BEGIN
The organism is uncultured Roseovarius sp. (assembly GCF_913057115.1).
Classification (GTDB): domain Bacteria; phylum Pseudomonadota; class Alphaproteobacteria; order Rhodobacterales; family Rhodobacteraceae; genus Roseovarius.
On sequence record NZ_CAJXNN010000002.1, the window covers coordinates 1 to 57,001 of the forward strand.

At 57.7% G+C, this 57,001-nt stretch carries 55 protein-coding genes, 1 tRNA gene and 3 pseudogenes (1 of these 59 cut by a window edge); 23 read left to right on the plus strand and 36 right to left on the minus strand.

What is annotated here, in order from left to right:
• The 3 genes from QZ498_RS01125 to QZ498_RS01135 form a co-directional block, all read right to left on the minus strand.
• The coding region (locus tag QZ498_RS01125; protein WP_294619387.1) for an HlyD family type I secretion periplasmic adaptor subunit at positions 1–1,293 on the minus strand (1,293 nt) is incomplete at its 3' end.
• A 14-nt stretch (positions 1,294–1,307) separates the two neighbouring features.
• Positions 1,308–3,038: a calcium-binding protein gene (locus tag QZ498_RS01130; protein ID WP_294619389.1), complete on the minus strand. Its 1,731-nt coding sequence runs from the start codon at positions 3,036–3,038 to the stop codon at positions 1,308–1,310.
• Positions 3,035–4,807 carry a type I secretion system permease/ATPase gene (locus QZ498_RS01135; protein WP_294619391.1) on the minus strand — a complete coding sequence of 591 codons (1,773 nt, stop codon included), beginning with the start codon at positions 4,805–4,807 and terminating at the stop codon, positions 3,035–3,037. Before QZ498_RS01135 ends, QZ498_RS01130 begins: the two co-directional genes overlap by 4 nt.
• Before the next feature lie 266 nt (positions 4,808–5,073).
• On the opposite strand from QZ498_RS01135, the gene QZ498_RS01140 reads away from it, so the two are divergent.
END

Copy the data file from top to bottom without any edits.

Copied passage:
The organism is uncultured Roseovarius sp. (assembly GCF_913057115.1).
Classification (GTDB): domain Bacteria; phylum Pseudomonadota; class Alphaproteobacteria; order Rhodobacterales; family Rhodobacteraceae; genus Roseovarius.
On sequence record NZ_CAJXNN010000002.1, the window covers coordinates 1 to 57,001 of the forward strand.

At 57.7% G+C, this 57,001-nt stretch carries 55 protein-coding genes, 1 tRNA gene and 3 pseudogenes (1 of these 59 cut by a window edge); 23 read left to right on the plus strand and 36 right to left on the minus strand.

What is annotated here, in order from left to right:
• The 3 genes from QZ498_RS01125 to QZ498_RS01135 form a co-directional block, all read right to left on the minus strand.
• The coding region (locus tag QZ498_RS01125; protein WP_294619387.1) for an HlyD family type I secretion periplasmic adaptor subunit at positions 1–1,293 on the minus strand (1,293 nt) is incomplete at its 3' end.
• A 14-nt stretch (positions 1,294–1,307) separates the two neighbouring features.
• Positions 1,308–3,038: a calcium-binding protein gene (locus tag QZ498_RS01130; protein ID WP_294619389.1), complete on the minus strand. Its 1,731-nt coding sequence runs from the start codon at positions 3,036–3,038 to the stop codon at positions 1,308–1,310.
• Positions 3,035–4,807 carry a type I secretion system permease/ATPase gene (locus QZ498_RS01135; protein WP_294619391.1) on the minus strand — a complete coding sequence of 591 codons (1,773 nt, stop codon included), beginning with the start codon at positions 4,805–4,807 and terminating at the stop codon, positions 3,035–3,037. Before QZ498_RS01135 ends, QZ498_RS01130 begins: the two co-directional genes overlap by 4 nt.
• Before the next feature lie 266 nt (positions 4,808–5,073).
• On the opposite strand from QZ498_RS01135, the gene QZ498_RS01140 reads away from it, so the two are divergent.